All I can really say is…have loads of clean water, bland food and a less intense travelling schedule – essentially babying the body until it recovers – would go a long way to shrugging off the untimely bout of flu.

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AsiaDestinationsItineraryPlanningTaiwan

When mining mattered

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I’ve hesitated for years about Taiwan, in part due to the language which has been prohibitive for me, despite how much friends of mine have said—and extolled—about this place. This time around, I have 3 travel companions with me and planning for all of them has been a bloody pain and travelling with them, an even bigger one.

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But Taipei at least, has impressed me from the very start and reminds me (and this is a complete generalisation here) of what China might have been like had Maoist communism   not taken root in the population. I found the people polite and incredibly service-oriented, almost like the Japanese in fact and at first glance, I’d wondered if I actually stepped back into Okinawa when I caught sight of the natural and urban landscape. Despite the language barrier, many tried to speak English and for that, I am beyond grateful and totally aware that I’m behaving akin to a privileged toff in the English-speaking world. The lack of time however—being on a day tour is a timely reminder why I don’t do these things normally in a bigger group—meant that most of it was spent slowing down considerably, and missing out on things that could have been explored.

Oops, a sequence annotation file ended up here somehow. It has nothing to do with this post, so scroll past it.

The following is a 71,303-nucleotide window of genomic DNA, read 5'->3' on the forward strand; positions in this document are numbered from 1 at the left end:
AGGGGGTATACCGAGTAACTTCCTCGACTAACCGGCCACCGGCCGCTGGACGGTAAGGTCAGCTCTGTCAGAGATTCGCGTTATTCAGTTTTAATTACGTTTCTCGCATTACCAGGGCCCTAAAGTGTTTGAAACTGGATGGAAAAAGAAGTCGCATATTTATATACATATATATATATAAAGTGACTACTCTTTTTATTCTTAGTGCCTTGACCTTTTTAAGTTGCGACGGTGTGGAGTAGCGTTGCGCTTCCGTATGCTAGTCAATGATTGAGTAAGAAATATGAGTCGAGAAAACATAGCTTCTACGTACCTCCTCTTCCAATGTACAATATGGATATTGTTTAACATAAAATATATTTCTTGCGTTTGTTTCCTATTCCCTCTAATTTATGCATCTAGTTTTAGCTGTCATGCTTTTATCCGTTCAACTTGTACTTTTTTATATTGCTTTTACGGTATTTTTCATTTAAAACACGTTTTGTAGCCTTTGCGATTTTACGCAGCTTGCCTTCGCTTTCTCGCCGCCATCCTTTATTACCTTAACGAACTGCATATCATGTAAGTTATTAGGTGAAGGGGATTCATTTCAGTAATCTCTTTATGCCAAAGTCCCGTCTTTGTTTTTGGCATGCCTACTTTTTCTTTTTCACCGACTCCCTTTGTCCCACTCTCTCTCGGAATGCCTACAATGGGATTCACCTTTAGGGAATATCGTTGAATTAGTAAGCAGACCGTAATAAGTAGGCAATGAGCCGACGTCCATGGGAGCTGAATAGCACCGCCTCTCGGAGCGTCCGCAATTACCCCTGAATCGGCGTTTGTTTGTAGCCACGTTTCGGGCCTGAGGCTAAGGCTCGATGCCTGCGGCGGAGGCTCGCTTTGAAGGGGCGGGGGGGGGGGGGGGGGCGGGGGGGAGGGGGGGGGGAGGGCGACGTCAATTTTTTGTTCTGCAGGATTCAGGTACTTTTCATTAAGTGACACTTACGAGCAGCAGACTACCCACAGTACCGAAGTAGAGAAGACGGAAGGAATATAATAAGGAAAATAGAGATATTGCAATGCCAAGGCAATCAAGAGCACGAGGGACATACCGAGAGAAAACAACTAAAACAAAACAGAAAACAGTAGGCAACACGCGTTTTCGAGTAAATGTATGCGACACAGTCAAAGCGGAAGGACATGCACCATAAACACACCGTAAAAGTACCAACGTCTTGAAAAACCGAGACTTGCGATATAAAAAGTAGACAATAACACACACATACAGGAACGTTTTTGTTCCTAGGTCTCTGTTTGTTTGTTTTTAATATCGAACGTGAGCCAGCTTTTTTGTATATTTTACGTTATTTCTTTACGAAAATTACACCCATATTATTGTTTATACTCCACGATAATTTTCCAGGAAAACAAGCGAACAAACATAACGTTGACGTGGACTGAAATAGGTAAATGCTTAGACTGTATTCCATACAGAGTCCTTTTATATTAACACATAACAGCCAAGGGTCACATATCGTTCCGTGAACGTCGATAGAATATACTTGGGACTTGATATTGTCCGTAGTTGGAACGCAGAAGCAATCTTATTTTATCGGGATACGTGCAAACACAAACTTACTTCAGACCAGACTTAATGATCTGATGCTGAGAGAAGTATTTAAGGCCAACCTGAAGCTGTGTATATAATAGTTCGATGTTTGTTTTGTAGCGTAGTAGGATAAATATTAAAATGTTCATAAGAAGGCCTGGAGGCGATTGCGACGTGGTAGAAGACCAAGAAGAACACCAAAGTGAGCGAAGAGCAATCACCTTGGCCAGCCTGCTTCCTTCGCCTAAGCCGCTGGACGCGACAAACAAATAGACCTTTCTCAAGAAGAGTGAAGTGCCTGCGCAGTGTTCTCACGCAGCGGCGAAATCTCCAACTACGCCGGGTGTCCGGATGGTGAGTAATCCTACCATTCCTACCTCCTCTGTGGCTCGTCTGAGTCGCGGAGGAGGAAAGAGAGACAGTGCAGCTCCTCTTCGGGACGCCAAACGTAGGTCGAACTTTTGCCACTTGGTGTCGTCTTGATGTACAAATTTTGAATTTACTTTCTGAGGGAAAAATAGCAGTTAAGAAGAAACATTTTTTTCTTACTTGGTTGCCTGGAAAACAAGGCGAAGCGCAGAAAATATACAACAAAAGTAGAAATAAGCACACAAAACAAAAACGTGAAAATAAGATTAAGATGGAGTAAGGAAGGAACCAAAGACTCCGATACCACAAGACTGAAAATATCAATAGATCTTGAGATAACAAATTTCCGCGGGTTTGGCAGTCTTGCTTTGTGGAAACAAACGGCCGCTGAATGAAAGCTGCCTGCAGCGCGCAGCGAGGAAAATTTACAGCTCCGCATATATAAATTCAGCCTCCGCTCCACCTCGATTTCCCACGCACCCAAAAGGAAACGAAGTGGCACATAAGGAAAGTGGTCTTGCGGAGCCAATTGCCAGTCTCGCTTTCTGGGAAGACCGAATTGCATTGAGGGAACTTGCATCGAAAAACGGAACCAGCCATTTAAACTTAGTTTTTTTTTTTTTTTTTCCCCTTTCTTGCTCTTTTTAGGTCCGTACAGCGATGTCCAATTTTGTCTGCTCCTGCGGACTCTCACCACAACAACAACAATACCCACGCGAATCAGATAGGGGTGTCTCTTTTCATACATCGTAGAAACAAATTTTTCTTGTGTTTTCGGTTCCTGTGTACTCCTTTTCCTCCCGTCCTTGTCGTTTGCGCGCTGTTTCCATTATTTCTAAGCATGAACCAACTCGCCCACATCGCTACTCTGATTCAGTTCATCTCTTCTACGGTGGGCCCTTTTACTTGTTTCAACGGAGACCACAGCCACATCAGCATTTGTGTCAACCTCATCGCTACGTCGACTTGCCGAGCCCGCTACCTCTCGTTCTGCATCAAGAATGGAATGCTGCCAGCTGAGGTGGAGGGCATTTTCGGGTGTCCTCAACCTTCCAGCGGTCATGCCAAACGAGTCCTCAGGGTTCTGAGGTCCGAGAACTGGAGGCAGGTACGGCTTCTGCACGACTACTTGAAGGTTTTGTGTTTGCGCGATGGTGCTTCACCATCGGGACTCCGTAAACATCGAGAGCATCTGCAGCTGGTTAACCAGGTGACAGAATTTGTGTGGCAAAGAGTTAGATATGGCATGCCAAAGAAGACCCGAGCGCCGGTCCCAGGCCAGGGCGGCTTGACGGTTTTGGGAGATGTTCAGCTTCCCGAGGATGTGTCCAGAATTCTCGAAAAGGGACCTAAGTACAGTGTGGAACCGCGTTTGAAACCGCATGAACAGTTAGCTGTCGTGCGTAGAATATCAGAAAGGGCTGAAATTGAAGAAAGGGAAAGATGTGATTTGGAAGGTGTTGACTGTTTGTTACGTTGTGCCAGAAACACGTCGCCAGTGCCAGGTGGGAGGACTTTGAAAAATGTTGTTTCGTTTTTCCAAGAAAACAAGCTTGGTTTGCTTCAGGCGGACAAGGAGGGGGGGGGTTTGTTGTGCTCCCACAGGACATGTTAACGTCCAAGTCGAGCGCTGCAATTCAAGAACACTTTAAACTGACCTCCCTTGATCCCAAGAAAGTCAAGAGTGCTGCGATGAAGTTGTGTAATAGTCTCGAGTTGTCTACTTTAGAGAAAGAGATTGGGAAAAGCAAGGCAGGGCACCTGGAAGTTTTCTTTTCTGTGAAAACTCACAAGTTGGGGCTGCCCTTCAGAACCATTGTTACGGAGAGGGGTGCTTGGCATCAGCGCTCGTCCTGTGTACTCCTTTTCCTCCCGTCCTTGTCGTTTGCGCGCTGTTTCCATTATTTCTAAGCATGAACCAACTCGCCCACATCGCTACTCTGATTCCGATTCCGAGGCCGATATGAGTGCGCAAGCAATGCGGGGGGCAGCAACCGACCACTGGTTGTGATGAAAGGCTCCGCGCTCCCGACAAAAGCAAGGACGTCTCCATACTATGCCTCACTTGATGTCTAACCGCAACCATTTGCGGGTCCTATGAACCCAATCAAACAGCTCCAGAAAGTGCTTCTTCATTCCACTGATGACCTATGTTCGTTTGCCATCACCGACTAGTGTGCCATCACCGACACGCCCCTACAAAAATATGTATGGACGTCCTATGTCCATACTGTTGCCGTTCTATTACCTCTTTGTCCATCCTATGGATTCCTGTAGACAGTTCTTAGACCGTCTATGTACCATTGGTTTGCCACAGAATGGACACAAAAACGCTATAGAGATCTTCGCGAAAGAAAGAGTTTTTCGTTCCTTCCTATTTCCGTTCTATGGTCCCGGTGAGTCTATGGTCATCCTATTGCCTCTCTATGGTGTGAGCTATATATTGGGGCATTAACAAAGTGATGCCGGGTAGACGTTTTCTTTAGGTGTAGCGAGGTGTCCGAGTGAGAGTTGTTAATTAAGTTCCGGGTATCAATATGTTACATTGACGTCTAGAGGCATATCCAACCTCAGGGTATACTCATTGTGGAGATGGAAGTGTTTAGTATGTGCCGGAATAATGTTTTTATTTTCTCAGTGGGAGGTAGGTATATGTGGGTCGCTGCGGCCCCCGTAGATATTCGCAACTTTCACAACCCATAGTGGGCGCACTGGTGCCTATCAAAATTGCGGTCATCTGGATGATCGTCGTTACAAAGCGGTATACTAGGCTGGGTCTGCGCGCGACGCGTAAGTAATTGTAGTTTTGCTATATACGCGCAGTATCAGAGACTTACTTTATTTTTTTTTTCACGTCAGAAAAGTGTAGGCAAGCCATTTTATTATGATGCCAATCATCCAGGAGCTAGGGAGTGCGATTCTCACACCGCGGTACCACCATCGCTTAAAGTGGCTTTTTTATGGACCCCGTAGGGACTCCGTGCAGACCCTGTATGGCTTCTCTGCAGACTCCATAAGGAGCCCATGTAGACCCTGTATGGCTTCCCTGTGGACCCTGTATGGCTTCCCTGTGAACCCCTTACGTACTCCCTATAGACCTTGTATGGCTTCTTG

A day tour with My Taiwan Tour conveniently provided us with an English-speaking guide and a drive northeast towards the old mining towns of Jiufen and Pingxi which have long been converted into tourist attractions. But on a surprise public holiday declared by the newly-elected Taiwan president, we found ourselves on a jam-packed road with half of Taipei determined to make the most use of the day off as well. And that was the start of a long and trying day where I spent most of the time waiting or sitting in a moving bus on a journey that took way longer than expected.

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Jiufen (meaning ‘9 portions’) was originally named that way because there were only 9 families living there back in the day and ordering and hauling daily necessities simply became a matter of asking for 9 portions of all of those. From the carpark down below, it was uphill the whole way on narrow and rather steep stairs made treacherous by the sheer volume of tourists playing this route in a bid to look at the number of shops that dot these alleyways.

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In Pingxi, sky lanterns are released by tourists painting their wishes or names on the thin paper who then get their photos taken as the lantern floats upwards. I spent the time hoping that no one’s roof caught fire.

I returned to Taipei, sweaty and absolutely knackered, then wondered if I could have done this on my own terms.